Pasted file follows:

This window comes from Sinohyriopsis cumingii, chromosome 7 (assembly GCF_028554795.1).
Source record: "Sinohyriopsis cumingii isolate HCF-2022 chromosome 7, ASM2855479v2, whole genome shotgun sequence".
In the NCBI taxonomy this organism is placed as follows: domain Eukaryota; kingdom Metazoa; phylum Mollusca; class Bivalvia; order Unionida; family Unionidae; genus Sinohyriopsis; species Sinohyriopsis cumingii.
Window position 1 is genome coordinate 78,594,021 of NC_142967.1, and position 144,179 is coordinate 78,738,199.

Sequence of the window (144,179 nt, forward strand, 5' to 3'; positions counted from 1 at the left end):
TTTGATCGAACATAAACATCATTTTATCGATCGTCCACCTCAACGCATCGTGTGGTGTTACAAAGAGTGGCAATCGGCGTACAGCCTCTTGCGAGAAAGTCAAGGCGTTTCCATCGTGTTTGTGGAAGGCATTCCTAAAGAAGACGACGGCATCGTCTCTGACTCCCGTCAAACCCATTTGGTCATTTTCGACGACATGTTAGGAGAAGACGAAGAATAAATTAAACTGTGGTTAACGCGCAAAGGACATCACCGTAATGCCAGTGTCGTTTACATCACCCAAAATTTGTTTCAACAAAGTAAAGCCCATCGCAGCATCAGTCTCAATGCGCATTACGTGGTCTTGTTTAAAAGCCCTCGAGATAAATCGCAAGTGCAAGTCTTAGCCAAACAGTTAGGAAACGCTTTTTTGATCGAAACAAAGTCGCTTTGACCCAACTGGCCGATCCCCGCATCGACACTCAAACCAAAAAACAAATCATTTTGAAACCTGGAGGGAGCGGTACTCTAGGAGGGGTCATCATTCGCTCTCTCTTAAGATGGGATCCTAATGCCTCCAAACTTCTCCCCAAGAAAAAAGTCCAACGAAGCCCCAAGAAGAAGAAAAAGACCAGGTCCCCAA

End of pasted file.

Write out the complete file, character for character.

This window comes from Sinohyriopsis cumingii, chromosome 7 (assembly GCF_028554795.1).
Source record: "Sinohyriopsis cumingii isolate HCF-2022 chromosome 7, ASM2855479v2, whole genome shotgun sequence".
In the NCBI taxonomy this organism is placed as follows: domain Eukaryota; kingdom Metazoa; phylum Mollusca; class Bivalvia; order Unionida; family Unionidae; genus Sinohyriopsis; species Sinohyriopsis cumingii.
Window position 1 is genome coordinate 78,594,021 of NC_142967.1, and position 144,179 is coordinate 78,738,199.

Sequence of the window (144,179 nt, forward strand, 5' to 3'; positions counted from 1 at the left end):
TTTGATCGAACATAAACATCATTTTATCGATCGTCCACCTCAACGCATCGTGTGGTGTTACAAAGAGTGGCAATCGGCGTACAGCCTCTTGCGAGAAAGTCAAGGCGTTTCCATCGTGTTTGTGGAAGGCATTCCTAAAGAAGACGACGGCATCGTCTCTGACTCCCGTCAAACCCATTTGGTCATTTTCGACGACATGTTAGGAGAAGACGAAGAATAAATTAAACTGTGGTTAACGCGCAAAGGACATCACCGTAATGCCAGTGTCGTTTACATCACCCAAAATTTGTTTCAACAAAGTAAAGCCCATCGCAGCATCAGTCTCAATGCGCATTACGTGGTCTTGTTTAAAAGCCCTCGAGATAAATCGCAAGTGCAAGTCTTAGCCAAACAGTTAGGAAACGCTTTTTTGATCGAAACAAAGTCGCTTTGACCCAACTGGCCGATCCCCGCATCGACACTCAAACCAAAAAACAAATCATTTTGAAACCTGGAGGGAGCGGTACTCTAGGAGGGGTCATCATTCGCTCTCTCTTAAGATGGGATCCTAATGCCTCCAAACTTCTCCCCAAGAAAAAAGTCCAACGAAGCCCCAAGAAGAAGAAAAAGACCAGGTCCCCAA